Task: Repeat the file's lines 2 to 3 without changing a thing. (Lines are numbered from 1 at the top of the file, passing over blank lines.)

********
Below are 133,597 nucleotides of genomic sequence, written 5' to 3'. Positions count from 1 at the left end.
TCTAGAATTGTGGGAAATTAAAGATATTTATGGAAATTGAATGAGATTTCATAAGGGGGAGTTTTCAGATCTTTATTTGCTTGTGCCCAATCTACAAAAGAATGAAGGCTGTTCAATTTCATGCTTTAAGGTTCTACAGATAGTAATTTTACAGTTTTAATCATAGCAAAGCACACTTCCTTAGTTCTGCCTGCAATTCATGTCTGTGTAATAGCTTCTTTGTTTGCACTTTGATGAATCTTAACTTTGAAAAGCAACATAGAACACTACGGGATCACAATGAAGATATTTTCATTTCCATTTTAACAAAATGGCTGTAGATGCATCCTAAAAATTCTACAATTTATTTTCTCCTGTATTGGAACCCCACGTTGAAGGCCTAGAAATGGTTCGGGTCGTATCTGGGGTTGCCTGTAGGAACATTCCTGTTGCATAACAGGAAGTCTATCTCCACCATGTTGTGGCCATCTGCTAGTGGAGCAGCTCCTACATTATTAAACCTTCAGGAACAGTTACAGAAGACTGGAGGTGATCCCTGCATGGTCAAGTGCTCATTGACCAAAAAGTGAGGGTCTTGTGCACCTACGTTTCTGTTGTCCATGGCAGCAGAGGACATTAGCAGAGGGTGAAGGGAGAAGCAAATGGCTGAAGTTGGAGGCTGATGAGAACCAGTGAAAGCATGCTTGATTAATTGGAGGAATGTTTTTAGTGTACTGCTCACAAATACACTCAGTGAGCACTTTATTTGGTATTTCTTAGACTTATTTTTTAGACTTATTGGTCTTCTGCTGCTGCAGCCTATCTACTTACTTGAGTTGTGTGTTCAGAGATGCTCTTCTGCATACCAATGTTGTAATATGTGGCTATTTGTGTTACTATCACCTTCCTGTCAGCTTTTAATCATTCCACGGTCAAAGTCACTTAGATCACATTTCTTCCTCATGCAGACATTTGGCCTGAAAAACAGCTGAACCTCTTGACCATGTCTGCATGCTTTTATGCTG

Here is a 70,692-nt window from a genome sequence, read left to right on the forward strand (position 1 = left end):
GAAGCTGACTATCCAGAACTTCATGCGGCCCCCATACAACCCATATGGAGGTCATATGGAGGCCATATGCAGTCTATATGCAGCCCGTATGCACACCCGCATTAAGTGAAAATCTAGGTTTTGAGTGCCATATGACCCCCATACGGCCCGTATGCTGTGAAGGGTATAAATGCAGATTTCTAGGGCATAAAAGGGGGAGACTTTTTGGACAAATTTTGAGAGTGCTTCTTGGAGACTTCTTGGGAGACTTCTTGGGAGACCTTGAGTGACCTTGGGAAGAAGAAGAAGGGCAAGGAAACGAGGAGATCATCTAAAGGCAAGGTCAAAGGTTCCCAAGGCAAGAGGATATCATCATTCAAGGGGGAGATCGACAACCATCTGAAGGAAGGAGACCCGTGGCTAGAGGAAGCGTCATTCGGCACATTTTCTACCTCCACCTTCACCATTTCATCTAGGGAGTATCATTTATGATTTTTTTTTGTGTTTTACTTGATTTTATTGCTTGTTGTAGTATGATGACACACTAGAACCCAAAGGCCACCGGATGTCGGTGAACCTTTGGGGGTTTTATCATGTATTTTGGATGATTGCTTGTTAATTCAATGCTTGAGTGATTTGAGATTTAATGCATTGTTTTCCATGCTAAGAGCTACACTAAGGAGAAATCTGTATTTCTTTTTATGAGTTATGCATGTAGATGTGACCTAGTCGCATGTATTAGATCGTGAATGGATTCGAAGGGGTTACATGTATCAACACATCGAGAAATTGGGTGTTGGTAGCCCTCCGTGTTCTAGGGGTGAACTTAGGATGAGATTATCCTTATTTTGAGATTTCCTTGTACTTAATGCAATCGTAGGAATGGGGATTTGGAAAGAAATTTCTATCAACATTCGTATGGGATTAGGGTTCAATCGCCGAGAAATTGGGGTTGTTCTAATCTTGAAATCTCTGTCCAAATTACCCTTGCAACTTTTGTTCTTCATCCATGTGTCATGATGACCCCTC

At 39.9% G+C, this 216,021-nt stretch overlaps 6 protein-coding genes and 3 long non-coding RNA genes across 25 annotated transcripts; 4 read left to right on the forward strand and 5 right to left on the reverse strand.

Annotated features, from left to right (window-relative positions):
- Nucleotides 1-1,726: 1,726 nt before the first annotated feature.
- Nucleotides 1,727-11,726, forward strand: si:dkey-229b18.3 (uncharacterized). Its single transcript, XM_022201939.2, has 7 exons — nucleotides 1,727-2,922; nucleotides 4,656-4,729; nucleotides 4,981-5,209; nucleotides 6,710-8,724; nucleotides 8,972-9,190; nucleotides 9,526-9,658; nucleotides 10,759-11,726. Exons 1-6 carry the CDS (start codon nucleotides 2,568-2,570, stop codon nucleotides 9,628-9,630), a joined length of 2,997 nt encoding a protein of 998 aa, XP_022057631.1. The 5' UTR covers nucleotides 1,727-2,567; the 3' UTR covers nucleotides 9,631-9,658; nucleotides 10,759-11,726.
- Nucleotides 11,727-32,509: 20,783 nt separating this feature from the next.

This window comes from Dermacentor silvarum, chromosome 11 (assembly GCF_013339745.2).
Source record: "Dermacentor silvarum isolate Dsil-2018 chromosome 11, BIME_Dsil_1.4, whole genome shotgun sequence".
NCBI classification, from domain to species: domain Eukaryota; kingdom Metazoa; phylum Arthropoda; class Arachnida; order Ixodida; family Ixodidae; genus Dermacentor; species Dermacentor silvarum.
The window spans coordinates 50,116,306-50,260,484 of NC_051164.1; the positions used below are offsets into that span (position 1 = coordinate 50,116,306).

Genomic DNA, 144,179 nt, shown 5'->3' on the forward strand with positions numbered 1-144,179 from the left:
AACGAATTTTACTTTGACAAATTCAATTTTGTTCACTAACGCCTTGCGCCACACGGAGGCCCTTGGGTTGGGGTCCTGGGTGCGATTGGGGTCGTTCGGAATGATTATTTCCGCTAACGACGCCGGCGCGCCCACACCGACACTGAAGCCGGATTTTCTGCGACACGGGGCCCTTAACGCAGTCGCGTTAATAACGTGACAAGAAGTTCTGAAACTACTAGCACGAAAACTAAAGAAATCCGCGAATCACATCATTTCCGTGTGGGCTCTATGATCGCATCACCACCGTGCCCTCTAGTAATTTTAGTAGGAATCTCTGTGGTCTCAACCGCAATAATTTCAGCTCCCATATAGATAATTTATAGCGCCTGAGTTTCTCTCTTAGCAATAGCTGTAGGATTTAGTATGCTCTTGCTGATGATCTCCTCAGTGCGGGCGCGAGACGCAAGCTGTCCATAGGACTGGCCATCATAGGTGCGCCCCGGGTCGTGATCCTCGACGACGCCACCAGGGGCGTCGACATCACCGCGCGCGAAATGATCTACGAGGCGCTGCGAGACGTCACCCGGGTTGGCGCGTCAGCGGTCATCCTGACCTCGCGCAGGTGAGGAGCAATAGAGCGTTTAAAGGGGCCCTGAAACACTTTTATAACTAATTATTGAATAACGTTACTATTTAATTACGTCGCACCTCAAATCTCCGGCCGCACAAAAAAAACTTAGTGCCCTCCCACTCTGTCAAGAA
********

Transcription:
TCTAGAATTGTGGGAAATTAAAGATATTTATGGAAATTGAATGAGATTTCATAAGGGGGAGTTTTCAGATCTTTATTTGCTTGTGCCCAATCTACAAAAGAATGAAGGCTGTTCAATTTCATGCTTTAAGGTTCTACAGATAGTAATTTTACAGTTTTAATCATAGCAAAGCACACTTCCTTAGTTCTGCCTGCAATTCATGTCTGTGTAATAGCTTCTTTGTTTGCACTTTGATGAATCTTAACTTTGAAAAGCAACATAGAACACTACGGGATCACAATGAAGATATTTTCATTTCCATTTTAACAAAATGGCTGTAGATGCATCCTAAAAATTCTACAATTTATTTTCTCCTGTATTGGAACCCCACGTTGAAGGCCTAGAAATGGTTCGGGTCGTATCTGGGGTTGCCTGTAGGAACATTCCTGTTGCATAACAGGAAGTCTATCTCCACCATGTTGTGGCCATCTGCTAGTGGAGCAGCTCCTACATTATTAAACCTTCAGGAACAGTTACAGAAGACTGGAGGTGATCCCTGCATGGTCAAGTGCTCATTGACCAAAAAGTGAGGGTCTTGTGCACCTACGTTTCTGTTGTCCATGGCAGCAGAGGACATTAGCAGAGGGTGAAGGGAGAAGCAAATGGCTGAAGTTGGAGGCTGATGAGAACCAGTGAAAGCATGCTTGATTAATTGGAGGAATGTTTTTAGTGTACTGCTCACAAATACACTCAGTGAGCACTTTATTTGGTATTTCTTAGACTTATTTTTTAGACTTATTGGTCTTCTGCTGCTGCAGCCTATCTACTTACTTGAGTTGTGTGTTCAGAGATGCTCTTCTGCATACCAATGTTGTAATATGTGGCTATTTGTGTTACTATCACCTTCCTGTCAGCTTTTAATCATTCCACGGTCAAAGTCACTTAGATCACATTTCTTCCTCATGCAGACATTTGGCCTGAAAAACAGCTGAACCTCTTGACCATGTCTGCATGCTTTTATGCTG

Here is a 70,692-nt window from a genome sequence, read left to right on the forward strand (position 1 = left end):